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Research Paper On Paris Agreement


The United Nations Framework Convention on Climate Change (UNFCCC) is an international environmental treaty that addresses emissions, reduction and adaptation of greenhouse gases (GH). At the 21st conference in Paris, representatives from 195 countries reached consensus and adopted the Paris Agreement (COP21) on 12 December 2015 (21st Conference of the Parties). COP21 came into force on November 4, 2016. The climate agreement was ratified by 160 countries at the end of August 2017. The Paris Agreement is now legally binding, but it does not contain legally binding provisions that would require countries to take internal action (Clemencon, 2016). Finally, it is important to stress that our approach to research, while ensuring comprehensiveness and transparency, remains a synthesis of existing knowledge. The added value of our results therefore lies in the fact that they provide a truly comprehensive overview of existing peer review research on the Palestinian Authority, which brings together knowledge from a wide range of fields, rather than identifying entirely new mechanisms or assessing the validity of claims made with respect to the existence of specific mechanisms. Finally, we identify 58 documents that recommend leads for future research. We find a wide range of research questions on all aspects of PaPA (see Appendix 5 for a full list of these issues shared by the PA mechanism). The new research paper from the Ecologic Institute provides a comprehensive overview and assessment of the Paris Agreement, including agreed next steps, implementation prospects and important political messages. It is now available for download. Even more striking is the total absence of documents, which explicitly emphasized capacity-building mechanisms. We find some evidence that capacity building plays a barrier and recommendation role, most of which focus on the need for greater transparency and verification (Brechine 2016, Millar et al 2016, Umemiya et al 2017, Winkler et al 2017, Tian and Xiang 2018, Tompkins et al 2018), Financial Accounting (Roberts et al 2017 , Sovacool et al 2017 , Weikmans and Roberts 2019) and technology (Puig et al 2018, Romeijn et al 2018, Harwatt 2019, Hofman and van der Gaast 2019).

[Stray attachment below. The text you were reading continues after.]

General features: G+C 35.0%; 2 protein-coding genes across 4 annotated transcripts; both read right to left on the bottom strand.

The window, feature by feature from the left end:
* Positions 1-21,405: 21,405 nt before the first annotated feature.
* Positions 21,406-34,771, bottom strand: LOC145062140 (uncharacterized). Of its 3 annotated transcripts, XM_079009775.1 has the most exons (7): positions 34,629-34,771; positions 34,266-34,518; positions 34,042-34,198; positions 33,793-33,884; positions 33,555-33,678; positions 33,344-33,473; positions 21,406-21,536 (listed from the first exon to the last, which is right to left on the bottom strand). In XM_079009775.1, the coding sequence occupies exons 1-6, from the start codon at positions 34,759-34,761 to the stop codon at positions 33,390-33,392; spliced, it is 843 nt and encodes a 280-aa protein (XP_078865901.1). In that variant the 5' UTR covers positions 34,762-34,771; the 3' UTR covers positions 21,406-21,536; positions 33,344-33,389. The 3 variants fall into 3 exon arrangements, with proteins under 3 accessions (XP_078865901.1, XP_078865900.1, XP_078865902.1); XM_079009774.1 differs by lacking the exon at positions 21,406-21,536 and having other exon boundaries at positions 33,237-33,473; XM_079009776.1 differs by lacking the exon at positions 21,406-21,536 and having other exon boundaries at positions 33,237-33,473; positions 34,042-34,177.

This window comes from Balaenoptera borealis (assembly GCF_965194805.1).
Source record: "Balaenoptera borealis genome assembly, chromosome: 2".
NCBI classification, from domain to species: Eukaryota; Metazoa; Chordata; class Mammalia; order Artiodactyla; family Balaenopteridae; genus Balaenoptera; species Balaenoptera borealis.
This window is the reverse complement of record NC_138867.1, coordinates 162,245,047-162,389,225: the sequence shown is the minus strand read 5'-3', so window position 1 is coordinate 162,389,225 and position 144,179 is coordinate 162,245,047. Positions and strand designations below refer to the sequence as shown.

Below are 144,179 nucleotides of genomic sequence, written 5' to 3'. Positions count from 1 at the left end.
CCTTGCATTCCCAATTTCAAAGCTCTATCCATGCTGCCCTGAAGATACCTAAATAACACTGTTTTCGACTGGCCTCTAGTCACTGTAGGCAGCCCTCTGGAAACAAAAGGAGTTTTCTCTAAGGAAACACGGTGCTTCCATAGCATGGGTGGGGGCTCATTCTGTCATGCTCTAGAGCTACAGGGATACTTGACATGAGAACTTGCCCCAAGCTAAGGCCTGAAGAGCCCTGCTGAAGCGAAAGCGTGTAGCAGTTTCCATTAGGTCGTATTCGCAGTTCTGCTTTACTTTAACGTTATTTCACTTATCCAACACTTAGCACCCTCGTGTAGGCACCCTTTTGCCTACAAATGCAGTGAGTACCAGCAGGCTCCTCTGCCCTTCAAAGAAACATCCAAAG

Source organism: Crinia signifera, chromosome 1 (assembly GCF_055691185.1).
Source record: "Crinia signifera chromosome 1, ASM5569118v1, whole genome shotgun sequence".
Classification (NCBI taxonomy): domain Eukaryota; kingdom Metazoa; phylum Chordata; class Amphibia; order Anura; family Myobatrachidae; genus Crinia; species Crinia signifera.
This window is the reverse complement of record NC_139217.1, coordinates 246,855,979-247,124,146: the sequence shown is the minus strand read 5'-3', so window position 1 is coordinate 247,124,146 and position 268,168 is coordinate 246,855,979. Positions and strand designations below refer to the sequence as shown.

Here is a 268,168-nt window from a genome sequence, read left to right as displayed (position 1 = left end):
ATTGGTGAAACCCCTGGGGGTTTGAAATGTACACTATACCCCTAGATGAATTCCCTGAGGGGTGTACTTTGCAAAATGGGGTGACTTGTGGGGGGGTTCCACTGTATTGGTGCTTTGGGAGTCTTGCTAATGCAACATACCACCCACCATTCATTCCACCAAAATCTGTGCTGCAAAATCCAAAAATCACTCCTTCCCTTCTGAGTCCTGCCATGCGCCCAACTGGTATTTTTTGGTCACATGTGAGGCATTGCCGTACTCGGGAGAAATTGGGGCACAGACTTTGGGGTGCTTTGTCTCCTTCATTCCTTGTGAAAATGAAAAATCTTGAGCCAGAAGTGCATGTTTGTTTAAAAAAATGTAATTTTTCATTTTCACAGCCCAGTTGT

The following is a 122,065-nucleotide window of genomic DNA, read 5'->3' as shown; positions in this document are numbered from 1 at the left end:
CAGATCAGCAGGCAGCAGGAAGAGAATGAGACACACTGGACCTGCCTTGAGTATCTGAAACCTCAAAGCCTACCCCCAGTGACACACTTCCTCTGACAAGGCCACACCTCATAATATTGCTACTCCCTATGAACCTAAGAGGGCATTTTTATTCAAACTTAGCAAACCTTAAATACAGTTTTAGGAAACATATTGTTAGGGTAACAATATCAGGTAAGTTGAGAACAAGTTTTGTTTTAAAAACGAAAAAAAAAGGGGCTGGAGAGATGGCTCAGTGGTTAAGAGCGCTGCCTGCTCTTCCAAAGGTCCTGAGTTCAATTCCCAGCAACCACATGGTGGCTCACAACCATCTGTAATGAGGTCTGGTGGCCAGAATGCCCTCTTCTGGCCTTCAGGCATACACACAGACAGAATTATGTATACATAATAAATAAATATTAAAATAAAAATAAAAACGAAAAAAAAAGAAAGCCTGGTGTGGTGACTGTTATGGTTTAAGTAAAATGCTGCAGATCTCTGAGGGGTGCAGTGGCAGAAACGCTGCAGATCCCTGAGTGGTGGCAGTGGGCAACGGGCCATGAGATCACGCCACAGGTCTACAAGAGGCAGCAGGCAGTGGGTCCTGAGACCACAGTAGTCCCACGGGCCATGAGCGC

However, this will only serve to support the need for further research into how the Paris Capacity Building Committee can overcome these obstacles and integrate existing recommendations. Given the current emissions deficit, further research to build ambition-building capacity appears to be a major gap. First, a number of contributions recommend using a wide range of different indicators allowing science and other stakeholders to discuss their pros and cons and allowing nations to select indicators and methods best suited to their context and capabilities (Magnan and Ribera 2016, Aldy et al 2017 , Jacoby et al 2017 , Huhne et al 2018, Winkler et al 2018). Second, we identify several proposals to link monitoring climate action to monitoring sustainable development (Sar 2018, Chan et al 2019, Waisman et al 2019). The need to track the NDC`s progress beyond the simple bill was another recurring topic (Iyer et al 2017, Nature Climate Change 2017, Jeffery et al 2018). We identify a large number of specific recommendations to structure the MRV process, ranging from the commitment of nations to explain the progress made in implementing the adjustment plans (Morgan et al 2019) to the integration of long-term mitigation strategies as part of PaPa`s transparency (Mayer 2019).


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